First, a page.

Criminal Code Bill to Amend--Third Reading--Debate
Honourable senators, five short years from now soccer fans from around the world will stream into Canada carrying their countries’ hopes in a sporting event only second to the Olympics in popularity. The FIFA World Cup of soccer, which Canada will jointly host with the United States and Mexico in 2026, will be a showpiece for our country as it has been for other hosts. It has also generated billions of dollars in economic output for previous host nations. As we all know, money can also attract unscrupulous actors who exploit events through cheating and, in the case of sports, manipulating the games themselves. What a shame it would be if something like this were to mar the World Cup here in Canada. It is, however, a possibility that experts say we must work to avoid.
It has relevance for the bill we are debating today, which would allow Canadians to bet single-game sports. Let me begin by saying that I support the intent of this bill. I believe it is in some sense inevitable, given that Canadian betting dollars are and will be moving to other jurisdictions that are more advanced than ours on issues involving sports betting.
It is also a measure that, if done probably, will aid many sporting organizations across our country, and they need help. But I do have some concerns, chief among them the prospect of match fixing. In a white paper produced in October 2019 by a national symposium on the subject, authors warned that rapid changes in technology and growing popularity of online gambling platforms present an increased threat of match manipulation in Canada. Further, attempts to corrupt athletes are on the rise. The white paper stated, “This threat has the potential to cause severe damage to the integrity of Canada’s most beloved sports.” Hockey to the Canadian Football League, as well as many other sports, were identified as being at risk.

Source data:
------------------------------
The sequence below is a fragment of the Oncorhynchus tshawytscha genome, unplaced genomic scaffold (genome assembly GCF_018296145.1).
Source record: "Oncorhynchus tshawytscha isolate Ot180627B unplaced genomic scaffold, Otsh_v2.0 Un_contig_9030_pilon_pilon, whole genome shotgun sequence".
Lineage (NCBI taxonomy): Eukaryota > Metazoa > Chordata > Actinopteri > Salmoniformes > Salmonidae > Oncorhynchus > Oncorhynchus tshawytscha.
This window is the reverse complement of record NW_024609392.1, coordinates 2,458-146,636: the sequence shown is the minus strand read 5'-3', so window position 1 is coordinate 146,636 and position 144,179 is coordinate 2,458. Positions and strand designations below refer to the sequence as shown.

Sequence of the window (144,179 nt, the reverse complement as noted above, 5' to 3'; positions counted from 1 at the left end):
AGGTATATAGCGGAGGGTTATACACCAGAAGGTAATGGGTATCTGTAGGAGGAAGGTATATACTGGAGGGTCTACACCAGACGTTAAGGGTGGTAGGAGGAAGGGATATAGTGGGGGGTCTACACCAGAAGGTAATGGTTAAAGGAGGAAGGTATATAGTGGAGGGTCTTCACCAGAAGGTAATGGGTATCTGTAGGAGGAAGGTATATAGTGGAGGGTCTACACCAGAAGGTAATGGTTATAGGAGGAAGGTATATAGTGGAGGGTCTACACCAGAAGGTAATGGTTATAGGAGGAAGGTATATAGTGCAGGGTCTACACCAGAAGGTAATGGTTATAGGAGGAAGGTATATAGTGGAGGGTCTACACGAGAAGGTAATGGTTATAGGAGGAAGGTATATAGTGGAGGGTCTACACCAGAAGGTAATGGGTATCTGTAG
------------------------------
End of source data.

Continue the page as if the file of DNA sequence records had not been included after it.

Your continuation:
It goes on to say:
With Canada’s co-hosting of the United 2026 FIFA World Cup, it is urgent for government to address this issue or risk reputational damage.
That would be commensurate with the Ben Johnson saga. Furthermore:
While Canada is now regarded as a leader in the global anti-doping movement, we must now take a more proactive stance regarding match manipulation.
Ben Johnson, as you may recall, was the Canadian sprinter caught using banned substances during the 1988 Seoul Olympic Games. It took us a long time to recover from the hits taken to our reputation for fair play. As mentioned, I believe in the intent of this bill, but I would add two cautions.
First, the bill should require agreements between the provincial gaming bodies and the various sporting organizations allowing for the use of the organizations’ matches in the betting scheme.
Second, we must eventually deal with the aforementioned match fixing. While the fixing of matches of big-league sports often grab large headlines, in many ways it is in the lower leagues and among those who receive the least pay where the practice is more acute and more at risk.